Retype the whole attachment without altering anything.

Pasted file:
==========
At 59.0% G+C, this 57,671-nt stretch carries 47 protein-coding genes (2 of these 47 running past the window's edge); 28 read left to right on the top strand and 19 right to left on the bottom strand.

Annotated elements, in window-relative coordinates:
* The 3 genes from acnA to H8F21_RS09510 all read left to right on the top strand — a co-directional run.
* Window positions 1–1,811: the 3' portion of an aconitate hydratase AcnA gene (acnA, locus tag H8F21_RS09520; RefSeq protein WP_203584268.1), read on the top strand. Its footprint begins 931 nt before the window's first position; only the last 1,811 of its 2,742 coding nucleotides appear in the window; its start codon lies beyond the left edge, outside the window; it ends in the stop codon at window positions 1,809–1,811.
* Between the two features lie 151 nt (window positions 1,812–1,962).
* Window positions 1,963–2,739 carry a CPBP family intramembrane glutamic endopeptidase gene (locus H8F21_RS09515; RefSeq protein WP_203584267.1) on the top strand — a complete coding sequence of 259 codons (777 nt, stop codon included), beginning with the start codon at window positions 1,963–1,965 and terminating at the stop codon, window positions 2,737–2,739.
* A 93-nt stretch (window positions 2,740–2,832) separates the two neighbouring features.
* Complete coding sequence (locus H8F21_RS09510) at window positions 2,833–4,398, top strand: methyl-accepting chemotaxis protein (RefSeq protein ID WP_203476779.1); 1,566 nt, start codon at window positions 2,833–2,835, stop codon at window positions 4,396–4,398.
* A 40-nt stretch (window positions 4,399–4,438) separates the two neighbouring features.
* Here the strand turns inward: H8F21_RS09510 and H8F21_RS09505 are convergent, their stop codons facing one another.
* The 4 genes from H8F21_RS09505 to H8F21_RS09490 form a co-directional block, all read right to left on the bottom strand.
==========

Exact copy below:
At 59.0% G+C, this 57,671-nt stretch carries 47 protein-coding genes (2 of these 47 running past the window's edge); 28 read left to right on the top strand and 19 right to left on the bottom strand.

Annotated elements, in window-relative coordinates:
* The 3 genes from acnA to H8F21_RS09510 all read left to right on the top strand — a co-directional run.
* Window positions 1–1,811: the 3' portion of an aconitate hydratase AcnA gene (acnA, locus tag H8F21_RS09520; RefSeq protein WP_203584268.1), read on the top strand. Its footprint begins 931 nt before the window's first position; only the last 1,811 of its 2,742 coding nucleotides appear in the window; its start codon lies beyond the left edge, outside the window; it ends in the stop codon at window positions 1,809–1,811.
* Between the two features lie 151 nt (window positions 1,812–1,962).
* Window positions 1,963–2,739 carry a CPBP family intramembrane glutamic endopeptidase gene (locus H8F21_RS09515; RefSeq protein WP_203584267.1) on the top strand — a complete coding sequence of 259 codons (777 nt, stop codon included), beginning with the start codon at window positions 1,963–1,965 and terminating at the stop codon, window positions 2,737–2,739.
* A 93-nt stretch (window positions 2,740–2,832) separates the two neighbouring features.
* Complete coding sequence (locus H8F21_RS09510) at window positions 2,833–4,398, top strand: methyl-accepting chemotaxis protein (RefSeq protein ID WP_203476779.1); 1,566 nt, start codon at window positions 2,833–2,835, stop codon at window positions 4,396–4,398.
* A 40-nt stretch (window positions 4,399–4,438) separates the two neighbouring features.
* Here the strand turns inward: H8F21_RS09510 and H8F21_RS09505 are convergent, their stop codons facing one another.
* The 4 genes from H8F21_RS09505 to H8F21_RS09490 form a co-directional block, all read right to left on the bottom strand.